What does a Boris Premiership mean for international development?

What does a Boris Premiership mean for international development?

Boris Johnson MP is now the Prime Minister, so what does this mean for the UK international development sector?

Well, for starters it means the UK Government now has its third Secretary of State for International Development in less than 12 months…

Who is the new Secretary of State for International Development?

Alok Sharma, Member of Parliament for Reading West since 2010, takes on the role having previously served as a junior Housing Minister and Employment Minister. Alok was also Parliamentary Under Secretary of State at the Foreign and Commonwealth Office in 2016.

His long-term vision remains unclear, but on the day of his appointment, the new Secretary of State signalled that he is committed to the UK’s 0.7% aid spend, a statement that was warmly welcomed by our sector. We wrote to the new Secretary of State at the end of July welcoming him to the role and inviting him to meet with our members. We hope he takes us up on our invitation.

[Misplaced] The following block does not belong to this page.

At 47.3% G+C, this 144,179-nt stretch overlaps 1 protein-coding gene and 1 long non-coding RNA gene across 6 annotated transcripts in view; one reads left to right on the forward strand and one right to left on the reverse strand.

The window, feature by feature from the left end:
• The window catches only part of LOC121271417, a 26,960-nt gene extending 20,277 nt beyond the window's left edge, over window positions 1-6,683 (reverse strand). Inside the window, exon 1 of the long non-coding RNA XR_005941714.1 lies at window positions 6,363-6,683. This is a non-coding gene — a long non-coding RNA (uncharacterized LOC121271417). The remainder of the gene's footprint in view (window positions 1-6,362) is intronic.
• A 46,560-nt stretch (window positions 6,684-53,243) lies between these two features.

Is DFID safe?

It is well known that the new Prime Minister has not been the Department for International Development's (DFID) biggest supporter, calling for a reduction in aid spend and the department’s closure as a separate Whitehall department earlier this year. The new PM did come out in support of the 0.7% commitment in the weeks of campaigning prior to becoming the new Conservative Party Leader, but short-term support for DFID may not last.

According to Devex, experts have suggested that support for DFID, and the appointment of Alok Sharma, does not mean ‘a change of heart’, rather that the new Prime Minister is simply too busy dealing with Brexit to focus on wider government reforms.

We support calls for the new PM to focus on global challenges such as ending poverty and averting climate catastrophe as laid out clearly in this open letter by ODI.

With such uncertainty on the horizon, it remains to be seen what this new Government will do on the global stage. It is therefore more important than ever before to make the case for international development and a strong and independent DFID that exists to end poverty and leave no one behind.